Make a distinction: Errors vs. Alerts

time to read 3 min | 474 words

At several customer visits recently, I encountered a common problem. Their production error handling strategy. In one customer, they capture all of the production errors, push them to System Center Operations Manager (SCOM) and then send those errors to the development team over email. On another customer, they didn’t really have a production error handling strategy.

The interesting thing about that is that in both cases, production errors were handled in exactly the same way. They were ignored until a user called and complained about that.


What do you mean, ignored? The first client obviously did the right thing, they had capture and monitored the production errors, notifying the development team on each and every one of them.

Well, it is actually very simple, at the first client, I asked everyone to raise their hands if they receive the production errors emails. About half the room raised their hands. Then I asked how many of them set up a rule to move those emails from their inbox.

Every single one of them had done that.

The major problem is that errors happen all the time. In the vast majority of cases, you don’t really care, and it will fix itself automatically. For example, a error such as Transaction Deadlock Exception might happen a few times a day. There really isn’t much you can do about those errors (well, re-architecting the app might do that, but that is out of scope for this post). Another might be a call to an external service that occasionally fails and already have a retry strategy in place.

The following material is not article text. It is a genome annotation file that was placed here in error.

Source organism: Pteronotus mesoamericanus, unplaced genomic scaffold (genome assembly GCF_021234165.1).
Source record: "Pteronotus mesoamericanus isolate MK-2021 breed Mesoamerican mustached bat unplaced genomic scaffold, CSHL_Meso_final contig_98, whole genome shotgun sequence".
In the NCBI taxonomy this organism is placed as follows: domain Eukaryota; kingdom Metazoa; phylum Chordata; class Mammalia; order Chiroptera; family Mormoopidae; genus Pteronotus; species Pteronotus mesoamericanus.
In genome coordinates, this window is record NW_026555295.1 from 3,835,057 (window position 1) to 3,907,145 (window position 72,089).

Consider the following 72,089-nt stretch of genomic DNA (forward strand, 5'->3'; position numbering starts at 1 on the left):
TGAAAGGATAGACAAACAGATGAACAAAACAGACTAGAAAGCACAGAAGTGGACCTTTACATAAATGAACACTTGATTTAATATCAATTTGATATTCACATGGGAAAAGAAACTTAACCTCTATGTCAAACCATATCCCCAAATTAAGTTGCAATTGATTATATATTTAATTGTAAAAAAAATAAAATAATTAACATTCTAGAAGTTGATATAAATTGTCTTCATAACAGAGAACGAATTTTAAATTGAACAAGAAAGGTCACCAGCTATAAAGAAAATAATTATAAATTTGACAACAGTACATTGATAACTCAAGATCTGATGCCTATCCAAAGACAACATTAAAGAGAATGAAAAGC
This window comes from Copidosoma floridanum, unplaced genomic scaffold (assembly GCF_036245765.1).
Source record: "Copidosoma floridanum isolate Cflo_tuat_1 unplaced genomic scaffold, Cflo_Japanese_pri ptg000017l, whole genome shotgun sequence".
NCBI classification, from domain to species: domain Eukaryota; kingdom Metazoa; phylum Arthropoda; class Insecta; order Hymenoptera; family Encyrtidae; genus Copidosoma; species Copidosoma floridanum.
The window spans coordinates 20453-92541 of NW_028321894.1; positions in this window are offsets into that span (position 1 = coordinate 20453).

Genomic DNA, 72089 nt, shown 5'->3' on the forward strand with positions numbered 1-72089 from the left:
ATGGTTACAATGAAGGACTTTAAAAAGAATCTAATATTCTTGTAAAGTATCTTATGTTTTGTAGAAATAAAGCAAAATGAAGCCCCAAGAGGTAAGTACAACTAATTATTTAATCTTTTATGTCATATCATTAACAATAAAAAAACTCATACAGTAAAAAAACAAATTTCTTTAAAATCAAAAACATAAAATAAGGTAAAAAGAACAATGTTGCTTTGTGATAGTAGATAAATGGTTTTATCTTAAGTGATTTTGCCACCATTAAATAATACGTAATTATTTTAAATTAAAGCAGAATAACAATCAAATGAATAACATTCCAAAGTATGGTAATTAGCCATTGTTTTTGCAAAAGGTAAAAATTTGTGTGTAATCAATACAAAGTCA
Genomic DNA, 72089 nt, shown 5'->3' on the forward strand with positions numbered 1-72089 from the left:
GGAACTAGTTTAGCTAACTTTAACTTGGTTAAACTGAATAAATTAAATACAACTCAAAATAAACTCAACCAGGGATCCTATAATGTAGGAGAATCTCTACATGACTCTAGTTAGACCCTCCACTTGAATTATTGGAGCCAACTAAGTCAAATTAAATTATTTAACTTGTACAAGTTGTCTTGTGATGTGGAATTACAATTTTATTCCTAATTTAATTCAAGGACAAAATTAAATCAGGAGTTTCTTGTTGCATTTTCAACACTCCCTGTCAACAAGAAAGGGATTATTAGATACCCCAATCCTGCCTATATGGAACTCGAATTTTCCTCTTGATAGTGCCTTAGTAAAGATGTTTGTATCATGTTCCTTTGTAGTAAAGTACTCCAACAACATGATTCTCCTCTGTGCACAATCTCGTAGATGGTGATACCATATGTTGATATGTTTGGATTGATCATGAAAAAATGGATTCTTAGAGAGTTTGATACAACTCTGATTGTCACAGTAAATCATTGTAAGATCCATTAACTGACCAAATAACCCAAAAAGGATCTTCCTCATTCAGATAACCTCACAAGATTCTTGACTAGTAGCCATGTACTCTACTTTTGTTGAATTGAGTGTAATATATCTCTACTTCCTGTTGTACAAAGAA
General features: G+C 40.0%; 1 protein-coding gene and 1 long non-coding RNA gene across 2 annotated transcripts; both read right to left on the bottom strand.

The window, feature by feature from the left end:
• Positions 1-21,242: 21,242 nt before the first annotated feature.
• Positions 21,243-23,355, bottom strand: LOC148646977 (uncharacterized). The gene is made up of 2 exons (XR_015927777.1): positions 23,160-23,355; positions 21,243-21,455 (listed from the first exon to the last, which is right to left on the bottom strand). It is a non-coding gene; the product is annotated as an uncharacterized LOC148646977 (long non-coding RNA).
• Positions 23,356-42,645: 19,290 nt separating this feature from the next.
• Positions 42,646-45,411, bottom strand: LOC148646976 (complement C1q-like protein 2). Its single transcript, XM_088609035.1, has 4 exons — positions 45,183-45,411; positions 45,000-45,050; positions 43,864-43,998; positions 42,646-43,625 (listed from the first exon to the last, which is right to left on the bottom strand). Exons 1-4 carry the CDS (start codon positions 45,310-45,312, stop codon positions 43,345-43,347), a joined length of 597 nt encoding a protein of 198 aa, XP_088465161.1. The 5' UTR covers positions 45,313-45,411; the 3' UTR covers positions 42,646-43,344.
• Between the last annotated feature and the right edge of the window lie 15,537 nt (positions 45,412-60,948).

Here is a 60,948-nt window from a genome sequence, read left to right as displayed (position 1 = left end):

Do you get the problem?

Getting notified about every single production error has immunized the team from them. Now going over the productions errors is just a chore, and a fairly unpleasant one.

That is a major difference between Errors and Alerts. An error is just an exception or a problem that happened in production. Usually, those aren’t really important. It will sort itself out. An ETL process that runs once an hour can fail a few times, and as long as it’ll complete within a reasonable time frame, you don’t care.

Did you notice how often that statement is repeated. You don’t care.

When do you care?

  • When the ETL process has been unable to complete for three consecutive times.
  • When the external service that you call has been unresponsive for over 8 hours.
  • When a specific error is happening over 50 times an hour.
  • When an unknown error showed up in the logs more than twice in the last hour.

Each of those cases requires a human intervention in needed. And in most cases, those are going to be rare.

Errors are common place, they happen all the time and no one really care. Alerts is what you wake up at 2 AM for.